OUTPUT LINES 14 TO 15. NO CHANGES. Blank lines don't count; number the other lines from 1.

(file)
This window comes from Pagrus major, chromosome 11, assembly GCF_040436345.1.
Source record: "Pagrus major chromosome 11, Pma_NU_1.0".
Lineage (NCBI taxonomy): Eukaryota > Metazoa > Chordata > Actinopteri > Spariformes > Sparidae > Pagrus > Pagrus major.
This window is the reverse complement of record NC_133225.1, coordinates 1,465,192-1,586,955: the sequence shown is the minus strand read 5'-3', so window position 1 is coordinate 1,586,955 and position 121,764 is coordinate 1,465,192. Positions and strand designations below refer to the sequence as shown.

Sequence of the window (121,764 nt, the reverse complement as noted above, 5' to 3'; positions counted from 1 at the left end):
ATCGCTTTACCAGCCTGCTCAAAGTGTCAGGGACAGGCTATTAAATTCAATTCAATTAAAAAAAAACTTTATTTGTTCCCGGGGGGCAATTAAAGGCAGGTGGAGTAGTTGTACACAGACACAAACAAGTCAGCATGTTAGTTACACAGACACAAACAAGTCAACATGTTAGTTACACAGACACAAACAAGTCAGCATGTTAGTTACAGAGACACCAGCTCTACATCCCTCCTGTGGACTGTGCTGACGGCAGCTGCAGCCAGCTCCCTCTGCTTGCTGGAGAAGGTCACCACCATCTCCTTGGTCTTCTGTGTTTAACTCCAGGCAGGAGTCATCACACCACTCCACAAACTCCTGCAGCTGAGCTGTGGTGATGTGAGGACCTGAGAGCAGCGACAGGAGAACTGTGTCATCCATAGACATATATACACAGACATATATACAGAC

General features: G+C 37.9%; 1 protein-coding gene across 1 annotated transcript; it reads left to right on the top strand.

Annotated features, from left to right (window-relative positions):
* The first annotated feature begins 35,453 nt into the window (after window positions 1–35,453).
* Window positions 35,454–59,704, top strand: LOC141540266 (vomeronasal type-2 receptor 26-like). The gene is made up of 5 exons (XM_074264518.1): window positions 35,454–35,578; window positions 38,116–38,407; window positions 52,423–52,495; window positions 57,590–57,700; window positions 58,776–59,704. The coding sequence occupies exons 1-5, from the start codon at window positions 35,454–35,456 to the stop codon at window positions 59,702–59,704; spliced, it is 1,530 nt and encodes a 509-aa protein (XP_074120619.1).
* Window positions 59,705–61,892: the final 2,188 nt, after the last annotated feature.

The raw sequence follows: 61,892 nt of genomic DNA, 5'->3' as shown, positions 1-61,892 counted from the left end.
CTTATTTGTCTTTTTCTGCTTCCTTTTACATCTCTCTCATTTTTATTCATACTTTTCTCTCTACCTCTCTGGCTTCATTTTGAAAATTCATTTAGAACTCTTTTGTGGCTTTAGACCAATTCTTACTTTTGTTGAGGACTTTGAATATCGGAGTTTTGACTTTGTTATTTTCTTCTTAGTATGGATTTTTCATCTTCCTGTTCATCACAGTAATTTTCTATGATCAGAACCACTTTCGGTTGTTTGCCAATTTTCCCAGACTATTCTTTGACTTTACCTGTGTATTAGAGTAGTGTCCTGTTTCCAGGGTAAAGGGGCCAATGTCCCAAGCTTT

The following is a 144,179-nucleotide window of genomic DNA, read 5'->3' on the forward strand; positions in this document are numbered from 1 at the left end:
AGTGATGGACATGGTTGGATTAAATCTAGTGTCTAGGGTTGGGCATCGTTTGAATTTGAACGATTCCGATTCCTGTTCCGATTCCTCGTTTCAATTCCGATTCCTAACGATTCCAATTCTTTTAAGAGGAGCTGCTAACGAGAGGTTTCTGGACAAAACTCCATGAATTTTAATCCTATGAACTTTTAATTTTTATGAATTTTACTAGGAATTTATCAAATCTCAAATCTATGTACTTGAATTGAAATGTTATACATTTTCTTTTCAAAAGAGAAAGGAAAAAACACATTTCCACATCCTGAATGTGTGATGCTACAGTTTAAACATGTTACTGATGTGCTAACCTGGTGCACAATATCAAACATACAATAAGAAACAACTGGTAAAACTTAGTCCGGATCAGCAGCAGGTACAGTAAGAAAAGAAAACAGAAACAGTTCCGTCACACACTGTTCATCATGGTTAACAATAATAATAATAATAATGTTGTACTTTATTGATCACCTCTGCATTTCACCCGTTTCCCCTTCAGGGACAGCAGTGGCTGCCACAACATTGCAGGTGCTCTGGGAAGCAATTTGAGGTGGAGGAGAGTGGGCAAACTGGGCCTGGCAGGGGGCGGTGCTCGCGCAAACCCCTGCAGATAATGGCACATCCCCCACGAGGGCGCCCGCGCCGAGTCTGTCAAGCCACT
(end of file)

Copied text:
The following is a 144,179-nucleotide window of genomic DNA, read 5'->3' on the forward strand; positions in this document are numbered from 1 at the left end:
AGTGATGGACATGGTTGGATTAAATCTAGTGTCTAGGGTTGGGCATCGTTTGAATTTGAACGATTCCGATTCCTGTTCCGATTCCTCGTTTCAATTCCGATTCCTAACGATTCCAATTCTTTTAAGAGGAGCTGCTAACGAGAGGTTTCTGGACAAAACTCCATGAATTTTAATCCTATGAACTTTTAATTTTTATGAATTTTACTAGGAATTTATCAAATCTCAAATCTATGTACTTGAATTGAAATGTTATACATTTTCTTTTCAAAAGAGAAAGGAAAAAACACATTTCCACATCCTGAATGTGTGATGCTACAGTTTAAACATGTTACTGATGTGCTAACCTGGTGCACAATATCAAACATACAATAAGAAACAACTGGTAAAACTTAGTCCGGATCAGCAGCAGGTACAGTAAGAAAAGAAAACAGAAACAGTTCCGTCACACACTGTTCATCATGGTTAACAATAATAATAATAATAATGTTGTACTTTATTGATCACCTCTGCATTTCACCCGTTTCCCCTTCAGGGACAGCAGTGGCTGCCACAACATTGCAGGTGCTCTGGGAAGCAATTTGAGGTGGAGGAGAGTGGGCAAACTGGGCCTGGCAGGGGGCGGTGCTCGCGCAAACCCCTGCAGATAATGGCACATCCCCCACGAGGGCGCCCGCGCCGAGTCTGTCAAGCCACT